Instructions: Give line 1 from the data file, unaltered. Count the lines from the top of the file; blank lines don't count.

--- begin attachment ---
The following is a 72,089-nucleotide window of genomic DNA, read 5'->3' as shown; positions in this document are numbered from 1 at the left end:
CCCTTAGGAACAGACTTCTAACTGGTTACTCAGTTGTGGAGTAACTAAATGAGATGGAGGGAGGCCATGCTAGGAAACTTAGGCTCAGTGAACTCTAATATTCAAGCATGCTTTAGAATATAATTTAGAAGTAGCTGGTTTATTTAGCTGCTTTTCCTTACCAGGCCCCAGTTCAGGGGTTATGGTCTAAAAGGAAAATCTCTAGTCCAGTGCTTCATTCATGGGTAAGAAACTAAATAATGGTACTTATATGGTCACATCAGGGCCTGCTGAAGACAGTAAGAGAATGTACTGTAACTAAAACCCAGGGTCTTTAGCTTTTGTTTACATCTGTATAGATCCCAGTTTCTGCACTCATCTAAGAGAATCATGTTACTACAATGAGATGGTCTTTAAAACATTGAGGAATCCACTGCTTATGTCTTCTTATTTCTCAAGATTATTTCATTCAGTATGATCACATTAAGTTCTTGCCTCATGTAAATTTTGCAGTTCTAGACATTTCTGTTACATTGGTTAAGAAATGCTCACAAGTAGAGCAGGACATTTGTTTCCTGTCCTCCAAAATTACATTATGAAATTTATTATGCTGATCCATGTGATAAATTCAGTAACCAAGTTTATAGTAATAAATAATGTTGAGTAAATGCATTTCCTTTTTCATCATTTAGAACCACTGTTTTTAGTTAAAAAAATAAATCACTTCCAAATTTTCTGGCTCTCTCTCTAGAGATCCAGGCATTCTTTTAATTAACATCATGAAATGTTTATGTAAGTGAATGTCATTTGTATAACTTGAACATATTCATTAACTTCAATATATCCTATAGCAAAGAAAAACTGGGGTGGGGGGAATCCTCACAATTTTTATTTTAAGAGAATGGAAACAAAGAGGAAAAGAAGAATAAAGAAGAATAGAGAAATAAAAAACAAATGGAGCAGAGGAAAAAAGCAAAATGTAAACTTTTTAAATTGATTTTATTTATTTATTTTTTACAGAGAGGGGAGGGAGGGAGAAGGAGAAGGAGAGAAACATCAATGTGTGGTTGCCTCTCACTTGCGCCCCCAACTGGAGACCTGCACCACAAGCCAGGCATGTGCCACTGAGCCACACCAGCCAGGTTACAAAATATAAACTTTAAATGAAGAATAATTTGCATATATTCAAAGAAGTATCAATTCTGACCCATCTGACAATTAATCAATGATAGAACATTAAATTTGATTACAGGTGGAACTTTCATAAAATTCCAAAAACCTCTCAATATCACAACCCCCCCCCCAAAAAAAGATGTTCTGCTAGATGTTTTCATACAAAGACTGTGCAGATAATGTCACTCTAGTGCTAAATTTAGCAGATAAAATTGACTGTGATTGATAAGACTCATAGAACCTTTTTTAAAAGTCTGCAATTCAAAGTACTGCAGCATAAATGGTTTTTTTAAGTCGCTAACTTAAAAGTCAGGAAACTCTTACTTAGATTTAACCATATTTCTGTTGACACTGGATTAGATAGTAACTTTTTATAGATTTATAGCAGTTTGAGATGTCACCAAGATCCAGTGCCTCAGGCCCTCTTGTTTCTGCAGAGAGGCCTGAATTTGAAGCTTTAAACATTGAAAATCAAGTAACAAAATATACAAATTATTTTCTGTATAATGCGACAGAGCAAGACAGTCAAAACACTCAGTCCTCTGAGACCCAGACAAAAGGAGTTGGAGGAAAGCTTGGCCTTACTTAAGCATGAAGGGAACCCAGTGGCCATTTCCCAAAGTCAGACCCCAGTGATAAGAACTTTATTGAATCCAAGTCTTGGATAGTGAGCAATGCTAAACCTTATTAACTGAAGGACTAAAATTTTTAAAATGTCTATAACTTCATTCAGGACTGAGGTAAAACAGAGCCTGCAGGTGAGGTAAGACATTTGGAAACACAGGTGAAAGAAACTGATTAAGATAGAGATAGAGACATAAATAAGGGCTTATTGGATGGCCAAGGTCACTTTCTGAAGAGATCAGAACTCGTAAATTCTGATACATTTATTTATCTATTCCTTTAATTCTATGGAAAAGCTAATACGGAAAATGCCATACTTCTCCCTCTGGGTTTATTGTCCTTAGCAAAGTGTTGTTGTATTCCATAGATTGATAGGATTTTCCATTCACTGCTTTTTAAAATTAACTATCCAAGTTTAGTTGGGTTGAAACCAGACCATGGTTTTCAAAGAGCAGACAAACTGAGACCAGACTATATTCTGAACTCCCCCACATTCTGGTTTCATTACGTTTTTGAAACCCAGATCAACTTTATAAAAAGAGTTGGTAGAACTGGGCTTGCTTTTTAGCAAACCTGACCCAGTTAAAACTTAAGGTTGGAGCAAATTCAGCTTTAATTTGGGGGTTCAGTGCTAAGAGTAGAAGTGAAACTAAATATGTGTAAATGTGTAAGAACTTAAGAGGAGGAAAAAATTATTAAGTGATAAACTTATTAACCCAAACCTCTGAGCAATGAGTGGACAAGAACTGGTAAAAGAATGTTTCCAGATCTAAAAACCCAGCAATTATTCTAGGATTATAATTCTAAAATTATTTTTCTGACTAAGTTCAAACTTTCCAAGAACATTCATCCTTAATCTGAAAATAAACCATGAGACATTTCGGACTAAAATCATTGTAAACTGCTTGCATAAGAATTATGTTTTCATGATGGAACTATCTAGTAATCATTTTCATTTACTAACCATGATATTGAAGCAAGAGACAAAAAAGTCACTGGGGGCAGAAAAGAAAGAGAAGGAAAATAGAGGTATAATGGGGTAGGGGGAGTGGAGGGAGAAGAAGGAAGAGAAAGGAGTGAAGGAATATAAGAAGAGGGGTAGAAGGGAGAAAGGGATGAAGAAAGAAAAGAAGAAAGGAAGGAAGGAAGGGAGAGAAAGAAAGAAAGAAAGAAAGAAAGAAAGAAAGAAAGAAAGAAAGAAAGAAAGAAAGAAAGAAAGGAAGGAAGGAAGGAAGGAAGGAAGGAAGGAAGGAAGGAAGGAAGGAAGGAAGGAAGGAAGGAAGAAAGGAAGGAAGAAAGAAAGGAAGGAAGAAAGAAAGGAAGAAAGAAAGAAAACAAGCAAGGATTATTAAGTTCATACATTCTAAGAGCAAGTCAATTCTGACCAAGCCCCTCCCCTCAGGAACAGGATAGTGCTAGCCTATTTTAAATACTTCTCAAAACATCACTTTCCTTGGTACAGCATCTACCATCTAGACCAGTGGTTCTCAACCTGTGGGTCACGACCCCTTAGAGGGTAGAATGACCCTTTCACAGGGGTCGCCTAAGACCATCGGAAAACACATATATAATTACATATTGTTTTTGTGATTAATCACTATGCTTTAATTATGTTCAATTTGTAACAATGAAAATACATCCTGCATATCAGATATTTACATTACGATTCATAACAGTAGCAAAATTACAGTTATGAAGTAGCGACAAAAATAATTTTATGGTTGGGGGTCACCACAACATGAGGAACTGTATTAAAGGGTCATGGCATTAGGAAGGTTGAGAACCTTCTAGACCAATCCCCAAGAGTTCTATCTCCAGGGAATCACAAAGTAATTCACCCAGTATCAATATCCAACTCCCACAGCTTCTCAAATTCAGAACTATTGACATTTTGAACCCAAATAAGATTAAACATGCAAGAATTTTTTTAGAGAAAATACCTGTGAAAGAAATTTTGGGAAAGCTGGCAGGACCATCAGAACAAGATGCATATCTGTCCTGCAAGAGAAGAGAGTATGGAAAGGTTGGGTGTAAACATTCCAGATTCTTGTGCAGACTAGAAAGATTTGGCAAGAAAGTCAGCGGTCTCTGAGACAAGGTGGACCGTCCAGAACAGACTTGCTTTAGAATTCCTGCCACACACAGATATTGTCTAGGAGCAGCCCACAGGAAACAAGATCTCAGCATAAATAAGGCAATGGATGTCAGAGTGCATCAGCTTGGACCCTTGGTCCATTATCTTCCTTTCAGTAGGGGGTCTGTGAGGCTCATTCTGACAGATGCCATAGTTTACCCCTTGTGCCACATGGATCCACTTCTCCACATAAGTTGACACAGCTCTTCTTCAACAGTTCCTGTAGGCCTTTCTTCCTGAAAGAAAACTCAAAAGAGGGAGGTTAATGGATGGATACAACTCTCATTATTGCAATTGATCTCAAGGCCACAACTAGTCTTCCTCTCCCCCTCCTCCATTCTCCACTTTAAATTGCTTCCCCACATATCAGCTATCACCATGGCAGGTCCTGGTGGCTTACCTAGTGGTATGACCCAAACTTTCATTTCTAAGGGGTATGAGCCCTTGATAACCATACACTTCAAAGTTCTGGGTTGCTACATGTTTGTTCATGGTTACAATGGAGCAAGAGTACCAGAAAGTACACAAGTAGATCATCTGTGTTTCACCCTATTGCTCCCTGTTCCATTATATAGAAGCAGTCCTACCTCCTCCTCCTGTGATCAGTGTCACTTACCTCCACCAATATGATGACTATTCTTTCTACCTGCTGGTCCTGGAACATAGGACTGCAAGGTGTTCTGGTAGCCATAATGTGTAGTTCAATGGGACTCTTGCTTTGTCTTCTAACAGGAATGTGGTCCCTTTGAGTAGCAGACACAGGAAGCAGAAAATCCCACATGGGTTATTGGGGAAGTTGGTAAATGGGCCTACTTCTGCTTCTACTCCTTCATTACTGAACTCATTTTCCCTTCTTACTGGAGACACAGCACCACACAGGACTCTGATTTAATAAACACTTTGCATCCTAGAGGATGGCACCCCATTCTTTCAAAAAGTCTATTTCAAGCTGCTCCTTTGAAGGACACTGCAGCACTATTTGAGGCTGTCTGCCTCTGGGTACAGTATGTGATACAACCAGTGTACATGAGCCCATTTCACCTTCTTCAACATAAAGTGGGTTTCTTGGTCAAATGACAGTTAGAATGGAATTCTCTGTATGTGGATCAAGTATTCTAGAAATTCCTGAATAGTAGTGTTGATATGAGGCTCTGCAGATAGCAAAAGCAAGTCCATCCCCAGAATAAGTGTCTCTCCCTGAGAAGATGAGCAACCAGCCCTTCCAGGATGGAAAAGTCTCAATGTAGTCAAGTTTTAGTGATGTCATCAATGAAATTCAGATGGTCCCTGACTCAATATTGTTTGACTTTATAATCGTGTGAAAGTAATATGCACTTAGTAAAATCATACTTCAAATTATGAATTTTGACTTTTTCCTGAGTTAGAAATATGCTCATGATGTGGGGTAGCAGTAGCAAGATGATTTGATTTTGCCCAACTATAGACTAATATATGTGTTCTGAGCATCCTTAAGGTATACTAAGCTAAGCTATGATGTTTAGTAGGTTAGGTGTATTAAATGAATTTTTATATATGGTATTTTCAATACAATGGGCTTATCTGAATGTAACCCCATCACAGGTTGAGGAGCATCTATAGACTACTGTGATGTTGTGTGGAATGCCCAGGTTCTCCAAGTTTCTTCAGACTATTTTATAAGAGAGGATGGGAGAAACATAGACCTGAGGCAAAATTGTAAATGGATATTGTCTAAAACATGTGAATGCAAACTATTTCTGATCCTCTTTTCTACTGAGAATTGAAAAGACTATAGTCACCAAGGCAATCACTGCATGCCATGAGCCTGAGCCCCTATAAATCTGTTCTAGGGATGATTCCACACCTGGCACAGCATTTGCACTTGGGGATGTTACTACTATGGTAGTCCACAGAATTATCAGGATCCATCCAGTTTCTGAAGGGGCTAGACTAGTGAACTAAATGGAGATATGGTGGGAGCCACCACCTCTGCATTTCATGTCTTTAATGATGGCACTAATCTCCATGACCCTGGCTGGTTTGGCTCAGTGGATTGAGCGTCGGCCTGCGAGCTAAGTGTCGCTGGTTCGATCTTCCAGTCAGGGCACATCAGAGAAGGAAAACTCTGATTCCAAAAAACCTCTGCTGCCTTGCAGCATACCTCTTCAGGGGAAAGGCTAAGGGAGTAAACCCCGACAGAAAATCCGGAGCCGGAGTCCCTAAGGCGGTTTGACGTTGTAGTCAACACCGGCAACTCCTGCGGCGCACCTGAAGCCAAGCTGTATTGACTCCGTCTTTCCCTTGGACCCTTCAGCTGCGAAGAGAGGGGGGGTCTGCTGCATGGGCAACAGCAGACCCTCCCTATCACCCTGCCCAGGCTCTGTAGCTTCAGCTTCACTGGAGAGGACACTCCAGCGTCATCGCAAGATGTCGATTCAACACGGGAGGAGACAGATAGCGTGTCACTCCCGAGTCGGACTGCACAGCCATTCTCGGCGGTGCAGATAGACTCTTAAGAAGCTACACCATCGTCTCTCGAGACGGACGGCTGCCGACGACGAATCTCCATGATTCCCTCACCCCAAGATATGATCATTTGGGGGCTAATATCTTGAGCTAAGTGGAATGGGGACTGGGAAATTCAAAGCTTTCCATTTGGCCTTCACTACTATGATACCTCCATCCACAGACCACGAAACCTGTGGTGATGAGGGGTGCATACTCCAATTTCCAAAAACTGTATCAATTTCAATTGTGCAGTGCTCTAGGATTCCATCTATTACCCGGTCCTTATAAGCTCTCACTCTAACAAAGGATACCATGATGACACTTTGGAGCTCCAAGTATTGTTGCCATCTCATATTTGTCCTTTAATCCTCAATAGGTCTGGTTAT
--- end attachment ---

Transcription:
The following is a 72,089-nucleotide window of genomic DNA, read 5'->3' as shown; positions in this document are numbered from 1 at the left end: